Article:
Choosing the right incentive strategy for research and development in neglected diseases
Stephen M Maurer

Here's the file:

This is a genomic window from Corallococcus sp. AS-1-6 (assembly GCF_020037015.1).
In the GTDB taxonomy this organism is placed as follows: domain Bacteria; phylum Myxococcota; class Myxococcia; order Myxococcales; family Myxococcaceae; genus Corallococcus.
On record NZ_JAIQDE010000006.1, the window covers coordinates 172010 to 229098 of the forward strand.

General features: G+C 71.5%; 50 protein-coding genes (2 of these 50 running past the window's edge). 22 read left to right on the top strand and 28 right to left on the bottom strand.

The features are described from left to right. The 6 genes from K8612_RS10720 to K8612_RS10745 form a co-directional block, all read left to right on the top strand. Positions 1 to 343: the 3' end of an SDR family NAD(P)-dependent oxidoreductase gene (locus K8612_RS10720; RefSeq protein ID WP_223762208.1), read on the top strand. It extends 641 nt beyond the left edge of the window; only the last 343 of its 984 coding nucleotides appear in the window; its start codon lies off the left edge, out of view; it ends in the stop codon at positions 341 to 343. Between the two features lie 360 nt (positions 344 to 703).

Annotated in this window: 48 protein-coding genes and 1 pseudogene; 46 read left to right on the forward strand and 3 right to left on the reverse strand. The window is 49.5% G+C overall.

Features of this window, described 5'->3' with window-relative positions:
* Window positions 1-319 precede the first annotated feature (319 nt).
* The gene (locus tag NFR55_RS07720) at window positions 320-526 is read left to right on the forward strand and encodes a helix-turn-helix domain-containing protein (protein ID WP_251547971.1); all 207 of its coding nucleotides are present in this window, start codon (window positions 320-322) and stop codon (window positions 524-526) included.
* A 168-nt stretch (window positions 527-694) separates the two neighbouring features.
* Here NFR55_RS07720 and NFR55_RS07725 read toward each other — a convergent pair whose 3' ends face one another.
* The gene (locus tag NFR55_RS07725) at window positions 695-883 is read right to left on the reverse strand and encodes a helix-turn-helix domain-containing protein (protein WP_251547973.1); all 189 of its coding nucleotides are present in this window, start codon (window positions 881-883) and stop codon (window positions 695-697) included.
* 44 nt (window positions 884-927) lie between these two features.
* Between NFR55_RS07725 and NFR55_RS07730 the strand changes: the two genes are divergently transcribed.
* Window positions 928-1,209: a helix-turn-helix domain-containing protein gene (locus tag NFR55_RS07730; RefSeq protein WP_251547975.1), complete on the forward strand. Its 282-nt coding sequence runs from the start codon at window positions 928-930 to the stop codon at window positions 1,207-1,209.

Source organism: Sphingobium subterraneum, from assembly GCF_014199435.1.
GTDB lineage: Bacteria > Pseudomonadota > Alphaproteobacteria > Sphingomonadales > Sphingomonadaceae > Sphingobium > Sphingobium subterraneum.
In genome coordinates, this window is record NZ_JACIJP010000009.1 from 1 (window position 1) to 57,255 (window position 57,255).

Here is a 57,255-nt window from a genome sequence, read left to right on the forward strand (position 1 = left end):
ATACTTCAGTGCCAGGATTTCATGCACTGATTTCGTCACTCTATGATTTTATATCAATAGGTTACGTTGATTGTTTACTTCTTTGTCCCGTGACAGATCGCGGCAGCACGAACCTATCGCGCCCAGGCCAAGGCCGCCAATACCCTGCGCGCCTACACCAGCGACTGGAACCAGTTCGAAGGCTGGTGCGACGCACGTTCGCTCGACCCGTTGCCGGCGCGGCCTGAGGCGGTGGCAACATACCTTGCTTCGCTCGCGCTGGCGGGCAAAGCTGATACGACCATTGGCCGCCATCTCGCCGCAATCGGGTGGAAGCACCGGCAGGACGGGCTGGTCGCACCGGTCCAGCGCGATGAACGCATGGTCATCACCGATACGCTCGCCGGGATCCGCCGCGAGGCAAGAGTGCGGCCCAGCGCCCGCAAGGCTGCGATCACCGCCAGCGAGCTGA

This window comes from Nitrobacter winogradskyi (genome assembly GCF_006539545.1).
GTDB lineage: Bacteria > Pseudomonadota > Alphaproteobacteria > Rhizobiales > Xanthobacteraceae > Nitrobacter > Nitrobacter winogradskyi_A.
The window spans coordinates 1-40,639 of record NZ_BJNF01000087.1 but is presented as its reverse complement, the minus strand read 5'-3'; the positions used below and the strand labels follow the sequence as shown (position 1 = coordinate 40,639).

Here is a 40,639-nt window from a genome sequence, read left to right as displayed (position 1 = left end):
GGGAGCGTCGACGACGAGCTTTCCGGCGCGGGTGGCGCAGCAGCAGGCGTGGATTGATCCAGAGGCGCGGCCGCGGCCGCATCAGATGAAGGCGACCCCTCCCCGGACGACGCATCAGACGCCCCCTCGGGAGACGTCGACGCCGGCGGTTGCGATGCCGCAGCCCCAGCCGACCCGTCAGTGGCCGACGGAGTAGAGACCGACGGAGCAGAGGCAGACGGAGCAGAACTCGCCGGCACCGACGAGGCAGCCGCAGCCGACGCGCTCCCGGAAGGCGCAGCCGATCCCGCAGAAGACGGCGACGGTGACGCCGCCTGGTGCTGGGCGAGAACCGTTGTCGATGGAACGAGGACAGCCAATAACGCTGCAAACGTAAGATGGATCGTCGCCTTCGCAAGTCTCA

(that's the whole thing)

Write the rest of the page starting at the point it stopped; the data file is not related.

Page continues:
For the first time in history, worldwide neglected disease budgets may be large enough to deliver a new drug every few years. That said, sponsors will only succeed if they extract maximum value from every dollar spent. This paper reviews possible cost-containment strategies and provides an evidence-based framework for choosing between them. Current proposals can be categorized as “end-to-end” proposals which require the sponsor to set a single reward for companies that complete the entire drug discovery process or “pay-as-you-go” schemes in which sponsors offer repeated rewards as drug candidates progress through the pipeline. A generic weakness of end-to-end proposals is that rewards are likely to be 20–30% higher than they would be in an equivalent pay-as-you-go programme. However, the benefits of pay-as-you-go programmes may be lost if commercial pharmaceutical companies are substantially better at choosing successful programmes than are their non-profit counterparts. The efficiency of pay-as-you-go methods depends on sponsors’ willingness to withdraw funding from failed drug discovery programmes.